The following section contains content of historical and current context of sexist rhetoric and prejudice. This content may be sensitive to those who have been impacted by sexism or those who identify with the sex or genders outside of male and man.
Sex: Sex is a label assigned at birth based on presumptions connected to genitals, chromosomes, hormones, etc. While many people believe and uphold the idea that there are only two “biological” sexes, called the sex binary, sex is a wide and diverse spectrum. Sex and gender are often times conflated, despite the fact that they are very different constructs.
Gender: Gender is a social construct that comes with expectations, roles, and assumptions. When we talk about gender, it is critical to remember that gender falls along a spectrum and is not the same as someone’s sex, appearance, or sexual identity. Because of historical forces such as colonization and white supremacy, many current societies and cultures believe and enforce the idea that there are only two genders; this is called the gender binary.
Misogyny: Refers to hate against women, girls, femmes, and those perceived as feminine. Misogyny has many forms and exists on a spectrum; it can encompass anything from individual contempt towards a woman or feminine presenting person to more extreme hate including violence and murder. Transmisogyny specifically discusses the social, interpersonal, and institutional prejudice and violence targeting trans and non-binary individuals.
Sexism: While gender and sex assigned at birth are constructs that run along spectra, current beliefs not only enforce the faux conflation between sex and gender, but uphold the faux binary of “man” and “woman”. Sexism refers to discrimination or prejudice based on gender or sex, typically against women. The term has origins in the feminist movement and refers to the incorrect belief that men are inherently more valuable than women or superior in some way. Such discrimination can function at the stereotype level but on a larger scale as well- economically, politically, religiously, and socially. This differs/is amplified by other oppressed identities. In short, all sexism does not look the same.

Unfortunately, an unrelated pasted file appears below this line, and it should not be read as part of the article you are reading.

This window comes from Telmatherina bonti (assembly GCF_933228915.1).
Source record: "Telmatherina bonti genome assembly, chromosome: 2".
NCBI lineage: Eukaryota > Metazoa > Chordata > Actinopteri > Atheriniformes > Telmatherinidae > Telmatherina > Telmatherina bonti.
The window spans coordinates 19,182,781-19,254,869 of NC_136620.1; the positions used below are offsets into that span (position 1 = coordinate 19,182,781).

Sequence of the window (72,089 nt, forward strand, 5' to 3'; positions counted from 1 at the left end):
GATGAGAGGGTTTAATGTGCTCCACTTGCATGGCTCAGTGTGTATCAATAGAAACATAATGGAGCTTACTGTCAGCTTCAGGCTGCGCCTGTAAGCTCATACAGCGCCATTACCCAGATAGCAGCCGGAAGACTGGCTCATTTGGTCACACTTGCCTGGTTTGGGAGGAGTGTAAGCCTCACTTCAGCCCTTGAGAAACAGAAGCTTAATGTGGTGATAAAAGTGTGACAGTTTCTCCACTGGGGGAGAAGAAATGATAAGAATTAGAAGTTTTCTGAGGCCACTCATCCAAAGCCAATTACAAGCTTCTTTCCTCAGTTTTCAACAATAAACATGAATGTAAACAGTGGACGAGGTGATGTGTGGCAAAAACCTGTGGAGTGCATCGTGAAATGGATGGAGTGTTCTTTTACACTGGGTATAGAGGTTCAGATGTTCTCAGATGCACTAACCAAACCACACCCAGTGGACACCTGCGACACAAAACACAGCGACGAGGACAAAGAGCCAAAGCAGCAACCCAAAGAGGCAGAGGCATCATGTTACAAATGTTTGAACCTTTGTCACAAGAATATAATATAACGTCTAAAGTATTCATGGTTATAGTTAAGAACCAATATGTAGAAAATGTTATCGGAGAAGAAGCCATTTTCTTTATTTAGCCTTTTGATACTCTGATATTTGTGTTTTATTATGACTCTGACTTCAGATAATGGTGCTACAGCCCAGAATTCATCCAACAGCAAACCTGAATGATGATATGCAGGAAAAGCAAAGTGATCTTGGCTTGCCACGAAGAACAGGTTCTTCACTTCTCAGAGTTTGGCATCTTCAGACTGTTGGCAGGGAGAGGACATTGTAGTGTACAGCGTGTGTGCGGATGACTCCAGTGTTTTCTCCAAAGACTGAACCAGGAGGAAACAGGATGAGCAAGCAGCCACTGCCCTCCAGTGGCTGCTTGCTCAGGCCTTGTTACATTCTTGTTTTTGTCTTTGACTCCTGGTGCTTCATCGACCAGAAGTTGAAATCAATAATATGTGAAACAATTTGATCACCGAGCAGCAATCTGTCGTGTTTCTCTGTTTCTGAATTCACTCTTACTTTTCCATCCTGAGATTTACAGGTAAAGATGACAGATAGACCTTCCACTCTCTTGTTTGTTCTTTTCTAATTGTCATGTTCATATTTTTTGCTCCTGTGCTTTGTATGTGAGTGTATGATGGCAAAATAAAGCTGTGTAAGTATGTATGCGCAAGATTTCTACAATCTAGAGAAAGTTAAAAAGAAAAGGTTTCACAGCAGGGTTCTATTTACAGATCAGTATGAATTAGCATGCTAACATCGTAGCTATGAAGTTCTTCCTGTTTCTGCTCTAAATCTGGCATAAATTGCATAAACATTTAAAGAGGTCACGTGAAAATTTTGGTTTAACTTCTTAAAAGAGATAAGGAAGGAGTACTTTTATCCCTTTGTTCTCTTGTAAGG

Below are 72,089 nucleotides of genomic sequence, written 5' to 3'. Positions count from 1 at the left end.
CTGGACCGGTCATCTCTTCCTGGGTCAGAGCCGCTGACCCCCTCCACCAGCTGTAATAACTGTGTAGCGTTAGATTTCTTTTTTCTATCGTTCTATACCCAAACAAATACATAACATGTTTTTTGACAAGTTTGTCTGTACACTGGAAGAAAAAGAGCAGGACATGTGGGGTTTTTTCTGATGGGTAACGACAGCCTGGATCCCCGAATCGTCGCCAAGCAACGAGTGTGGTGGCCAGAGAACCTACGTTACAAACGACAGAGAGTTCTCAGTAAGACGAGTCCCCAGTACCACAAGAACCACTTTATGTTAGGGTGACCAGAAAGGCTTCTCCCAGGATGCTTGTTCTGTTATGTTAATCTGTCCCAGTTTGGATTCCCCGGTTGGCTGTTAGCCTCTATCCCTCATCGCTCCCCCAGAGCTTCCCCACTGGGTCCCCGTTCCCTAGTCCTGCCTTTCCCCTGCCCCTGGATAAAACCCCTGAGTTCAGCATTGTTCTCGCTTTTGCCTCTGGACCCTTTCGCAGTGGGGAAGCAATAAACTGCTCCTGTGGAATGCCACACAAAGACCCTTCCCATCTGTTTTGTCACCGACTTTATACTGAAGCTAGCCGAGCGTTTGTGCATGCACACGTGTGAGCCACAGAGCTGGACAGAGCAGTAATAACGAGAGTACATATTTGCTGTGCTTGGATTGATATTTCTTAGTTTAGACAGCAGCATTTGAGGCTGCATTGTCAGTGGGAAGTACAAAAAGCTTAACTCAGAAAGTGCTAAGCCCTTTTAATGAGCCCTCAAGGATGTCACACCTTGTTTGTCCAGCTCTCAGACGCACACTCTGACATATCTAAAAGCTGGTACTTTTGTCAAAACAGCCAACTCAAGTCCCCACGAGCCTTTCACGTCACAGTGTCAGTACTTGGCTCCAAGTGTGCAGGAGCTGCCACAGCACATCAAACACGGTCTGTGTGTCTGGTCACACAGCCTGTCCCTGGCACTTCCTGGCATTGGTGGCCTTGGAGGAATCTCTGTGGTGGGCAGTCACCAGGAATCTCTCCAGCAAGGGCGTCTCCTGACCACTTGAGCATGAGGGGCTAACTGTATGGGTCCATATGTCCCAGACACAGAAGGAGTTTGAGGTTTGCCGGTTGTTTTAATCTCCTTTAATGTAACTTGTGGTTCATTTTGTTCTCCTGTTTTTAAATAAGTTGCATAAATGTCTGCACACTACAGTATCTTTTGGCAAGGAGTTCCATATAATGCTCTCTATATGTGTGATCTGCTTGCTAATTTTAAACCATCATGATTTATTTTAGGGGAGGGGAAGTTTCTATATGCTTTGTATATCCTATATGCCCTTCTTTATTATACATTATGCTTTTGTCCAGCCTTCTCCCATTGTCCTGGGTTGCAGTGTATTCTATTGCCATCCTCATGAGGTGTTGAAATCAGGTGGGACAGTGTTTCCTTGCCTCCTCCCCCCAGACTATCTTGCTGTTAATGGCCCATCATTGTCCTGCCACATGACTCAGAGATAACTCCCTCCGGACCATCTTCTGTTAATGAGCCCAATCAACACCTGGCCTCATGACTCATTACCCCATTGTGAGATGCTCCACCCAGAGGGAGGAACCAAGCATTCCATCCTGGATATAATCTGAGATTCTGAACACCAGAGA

Patriarchy: the current system of social structures and practices in which men dominate, oppress, and exploit other genders. This can look like explicit violence, discrimination, and abuse but can also look like holding the majority of political leadership positions, having and leveraging social privilege, and securing control of property. Even if men do not “directly participate” in explicit domination, oppression, and exploitation of other genders, men still benefit from these systems.
Sexual harassment: Sexual harassment is considered to be a form of sex discrimination under Title VII of the Civil Rights Act of 1964, and is explained as "Unwelcome sexual advances, requests for sexual favors, and other verbal or physical conduct of a sexual nature constitutes sexual harassment when submission to or rejection of this conduct explicitly or implicitly affects an individual's employment, unreasonably interferes with an individual's work performance or creates an intimidating, hostile or offensive work environment."
Sexual discrimination: Unequal treatment on the basis of sex. The treatment must not simply be different, but also unequal, and therefore unfair. See Homophobia & Transphobia section for more information on gender discrimination.
Toxic masculinity: The negative aspects of exaggerated masculine traits. More specifically, the constellation of socially regressive [masculine] traits that serve to foster domination, the devaluation of women, homophobia, and wanton violence.
Interpersonal violence: Violence such as sexual or physical abuse, emotional violence and abuse, or assault that can occur either between family members, current or former intimate partners, acquaintances or strangers.
What is happening?
Prejudice, hatred, and violence towards women and other genders has pervaded human history and persists to this day. Sexism and gender discrimination comes in many forms, from online harassment to stalking to sexual assault to hate crimes to catcalling to wage gaps to many, many more. These different forms of discrimination also look different when adopting an intersectional lens, for example when thinking of women and other folx who are of color, who have different citizenship status, who are disabled or have health concerns, who are poor, and who are part of the LGBTQ+ community.